An Ocala woman known worldwide for flashing a grin in her arrest mugshot last year has accepted a plea deal in a drunk driving case that left a woman dead – a turn of events that didn’t sit well with two of the victim’s family members.
Angenette Welk, 45, who was arrested last May after a three-vehicle crash claimed the life of 60-year-old Sandra Lee Clarkston, pleaded no contest to a charge of DUI manslaughter and two counts of DUI with property damage.
She faces sentencing next month in front of Judge Steven G. Rogers and could serve as many as 17 years in prison. But the harsher charge she was facing, vehicular manslaughter, was taken off the table in the plea arrangement.
Several members of Clarkston’s family were in the courtroom Monday to hear the plea bargain announced. Both her twin brother, Daniel Clarkston, and her daughter, Keonna Sciacca, broke down in tears as Assistant State Attorney Janine Nixon read the details of the crash that took Clarkston’s life just days after she turned 60.
Welk was originally arrested by a Florida Highway Patrol trooper on May 10, 2018 after her 2011 Chevy Avalanche slammed into the back of a 2017 Hyundai Elantra driven by Clarkston’s 18-year-old daughter, Shiyanne Kroll, of Seattle. The crash occurred at the intersection of NW 60th Avenue and U.S. Hwy. 27 and left Clarkston, of Sarasota, suffering from critical injuries. She died four days later while being treated at Ocala Regional Medical Center.
Welk, who married 46-year-old Eric John Missett, of Ocala, seven days after the crash, had provided two breath samples showing .172 and .165 blood alcohol content – both twice the legal limit of .08 in Florida. She told the trooper investigating the crash that she had dropped her phone and when she looked up, she was about to collide with Kroll’s sedan.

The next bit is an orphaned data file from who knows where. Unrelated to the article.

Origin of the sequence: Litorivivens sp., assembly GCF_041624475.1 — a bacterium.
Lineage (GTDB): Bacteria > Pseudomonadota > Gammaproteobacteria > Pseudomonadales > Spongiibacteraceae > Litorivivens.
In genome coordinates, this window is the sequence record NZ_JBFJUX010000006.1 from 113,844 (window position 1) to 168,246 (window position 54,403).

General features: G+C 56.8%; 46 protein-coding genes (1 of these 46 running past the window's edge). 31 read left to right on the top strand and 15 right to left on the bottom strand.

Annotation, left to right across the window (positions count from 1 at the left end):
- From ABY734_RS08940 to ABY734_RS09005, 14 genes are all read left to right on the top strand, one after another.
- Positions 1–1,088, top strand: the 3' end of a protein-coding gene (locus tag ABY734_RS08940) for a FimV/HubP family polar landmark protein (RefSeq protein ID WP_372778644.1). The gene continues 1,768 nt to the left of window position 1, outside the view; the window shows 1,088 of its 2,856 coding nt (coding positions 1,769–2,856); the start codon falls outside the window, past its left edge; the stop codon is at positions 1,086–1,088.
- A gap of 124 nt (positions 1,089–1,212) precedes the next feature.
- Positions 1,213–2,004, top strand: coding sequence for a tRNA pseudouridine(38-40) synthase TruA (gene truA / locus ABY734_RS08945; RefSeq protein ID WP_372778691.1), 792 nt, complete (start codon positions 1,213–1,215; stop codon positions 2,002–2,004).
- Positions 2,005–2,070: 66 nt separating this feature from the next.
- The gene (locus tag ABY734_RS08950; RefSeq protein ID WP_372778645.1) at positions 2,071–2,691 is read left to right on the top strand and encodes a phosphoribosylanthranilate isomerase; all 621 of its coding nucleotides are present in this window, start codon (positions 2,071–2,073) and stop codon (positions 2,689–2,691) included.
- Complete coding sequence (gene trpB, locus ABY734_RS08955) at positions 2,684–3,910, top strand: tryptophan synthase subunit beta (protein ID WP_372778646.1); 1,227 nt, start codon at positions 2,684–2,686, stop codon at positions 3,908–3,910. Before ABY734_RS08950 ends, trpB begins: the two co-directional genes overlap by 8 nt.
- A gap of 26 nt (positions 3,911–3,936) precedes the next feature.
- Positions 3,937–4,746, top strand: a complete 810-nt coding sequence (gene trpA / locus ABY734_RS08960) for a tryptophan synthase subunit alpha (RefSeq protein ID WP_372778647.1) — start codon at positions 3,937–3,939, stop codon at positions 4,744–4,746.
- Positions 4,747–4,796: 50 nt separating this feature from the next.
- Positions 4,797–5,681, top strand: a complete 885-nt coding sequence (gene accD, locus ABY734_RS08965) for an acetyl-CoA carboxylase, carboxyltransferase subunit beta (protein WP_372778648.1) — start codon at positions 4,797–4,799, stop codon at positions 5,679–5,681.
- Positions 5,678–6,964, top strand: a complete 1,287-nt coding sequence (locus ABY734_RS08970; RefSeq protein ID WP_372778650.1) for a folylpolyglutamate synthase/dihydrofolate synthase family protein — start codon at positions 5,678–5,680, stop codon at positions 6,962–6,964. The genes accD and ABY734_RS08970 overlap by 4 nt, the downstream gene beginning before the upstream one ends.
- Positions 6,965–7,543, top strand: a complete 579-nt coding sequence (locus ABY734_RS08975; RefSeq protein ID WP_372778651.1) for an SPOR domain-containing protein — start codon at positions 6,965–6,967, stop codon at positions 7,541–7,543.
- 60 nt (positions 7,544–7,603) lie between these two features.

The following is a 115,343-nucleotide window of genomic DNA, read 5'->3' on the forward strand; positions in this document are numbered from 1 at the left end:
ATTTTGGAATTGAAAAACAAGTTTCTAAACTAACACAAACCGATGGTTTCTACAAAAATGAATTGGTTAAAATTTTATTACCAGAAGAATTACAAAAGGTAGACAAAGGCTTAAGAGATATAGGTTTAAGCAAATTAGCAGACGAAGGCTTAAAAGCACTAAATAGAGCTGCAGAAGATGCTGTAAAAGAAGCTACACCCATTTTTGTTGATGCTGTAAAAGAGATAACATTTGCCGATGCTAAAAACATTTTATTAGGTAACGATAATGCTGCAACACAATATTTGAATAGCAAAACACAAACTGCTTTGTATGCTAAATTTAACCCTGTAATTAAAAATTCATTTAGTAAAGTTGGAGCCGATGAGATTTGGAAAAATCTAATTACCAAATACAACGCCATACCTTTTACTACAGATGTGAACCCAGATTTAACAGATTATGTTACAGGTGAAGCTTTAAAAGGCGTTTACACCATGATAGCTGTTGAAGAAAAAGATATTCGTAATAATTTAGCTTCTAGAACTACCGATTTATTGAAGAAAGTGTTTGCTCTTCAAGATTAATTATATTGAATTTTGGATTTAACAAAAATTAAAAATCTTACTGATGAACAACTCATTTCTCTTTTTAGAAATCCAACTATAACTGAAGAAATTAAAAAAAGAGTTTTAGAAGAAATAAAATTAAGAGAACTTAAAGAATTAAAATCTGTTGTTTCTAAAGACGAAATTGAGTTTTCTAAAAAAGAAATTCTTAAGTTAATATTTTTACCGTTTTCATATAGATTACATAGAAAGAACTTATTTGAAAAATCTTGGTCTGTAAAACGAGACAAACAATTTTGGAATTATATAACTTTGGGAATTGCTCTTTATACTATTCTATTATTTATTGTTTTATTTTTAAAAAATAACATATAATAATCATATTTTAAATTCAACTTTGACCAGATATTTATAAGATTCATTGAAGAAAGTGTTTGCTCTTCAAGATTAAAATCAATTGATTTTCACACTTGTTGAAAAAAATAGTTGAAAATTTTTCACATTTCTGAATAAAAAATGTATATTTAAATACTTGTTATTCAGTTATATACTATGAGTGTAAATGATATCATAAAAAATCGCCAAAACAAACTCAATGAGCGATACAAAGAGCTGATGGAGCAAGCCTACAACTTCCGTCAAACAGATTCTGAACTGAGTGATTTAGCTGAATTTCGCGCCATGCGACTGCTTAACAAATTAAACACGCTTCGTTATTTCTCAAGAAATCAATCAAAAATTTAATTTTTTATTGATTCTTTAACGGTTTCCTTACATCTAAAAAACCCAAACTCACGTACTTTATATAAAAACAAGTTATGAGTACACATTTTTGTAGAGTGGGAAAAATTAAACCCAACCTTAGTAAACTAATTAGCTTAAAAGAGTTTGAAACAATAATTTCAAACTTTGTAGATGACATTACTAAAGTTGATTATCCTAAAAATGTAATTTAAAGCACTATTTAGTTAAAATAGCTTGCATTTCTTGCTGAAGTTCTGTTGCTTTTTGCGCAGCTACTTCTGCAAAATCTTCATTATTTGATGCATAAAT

After the hearing, Sciacca said she doesn’t think Welk should have been given the opportunity to cut a deal on the charges against her.
“It’s a pretty open-and-shut case and what she did was just murder with a vehicle but not a gun,” Sciacca said. “I think all too often this happens and I don’t agree with it.”
Daniel Clarkston said his sister was a “beautiful person” and is missed.
“She was sitting there with her daughter in traffic, not bothering nobody and wanting to go have fun the day after her birthday,” he said. “She probably lived 12 hours after her birthday because some drunk driver decides she thinks she’s going to get away with, ‘Oh, I dropped my phone.’ There wasn’t even any skid marks. So the way I look at it is they saved her life that day – and she took my sister’s life.”
Sciacca, Daniel Clarkston and several other family members plan to attend Welk’s sentencing hearing, which hasn’t yet been scheduled. At that time, Rogers could order her to serve as many as 17 years behind bars.
“I would like to see that happen,” Daniel Clarkston said.
“No leniency,” Sciacca added.
As for her mother, Sciacca said she was a great mom and is missed every day.
“I can’t get her back,” she said. “I’ve got no more time with her and I don’t think it’s fair. So I hope (Welk) gets the max that she can get.”
Sciacca added that her sister, Shiyanne Kroll, is still struggling to come to grips with the crash and the death of their mother.
“My sister is going through hell,” Sciacca said quietly. “She’s going through it real bad.”
Up until last month, Welk had been living in Washington State. But Rogers signed an order revoking her bond after she received an unspecified medical treatment. That order didn’t list specifics about the care she received but it cited the case of Barns v. State, which prevented a man involved in a similar DUI manslaughter case from consuming alcohol. A Palm Beach Shores Police officer later reported seeing the man “in a highly intoxicated state” and his bond was revoked.
In that precedent-setting case from September 2000, the judge ruled that it was necessary to incarcerate the man because allowing him to remain free – even on a higher bond – “would place the community at risk of physical harm no matter what amount of bond or other condition was imposed.”
Welk’s initial booking photo at the Marion County Jail, which showed her grinning with her head tilted to one side, quickly gained worldwide notoriety on websites and television stations and in newspapers across the world. It also caused her attorney, Stacy Youmans, to quickly defend her client by referring to her as a “a good-hearted person, a wife, mother and friend who is devastated by what happened.”
Youmans, a Florida native and former prosecutor, has extensive courtroom experience and is well-known to many Villagers. She recently successfully represented 21-year-old Brice Hall, who escaped prosecution for a charge of manslaughter in the death of a McCall’s Tavern employee in June 2016 in The Villages. Youmans had filed a motion to dismiss the case against her client using a Stand Your Ground defense.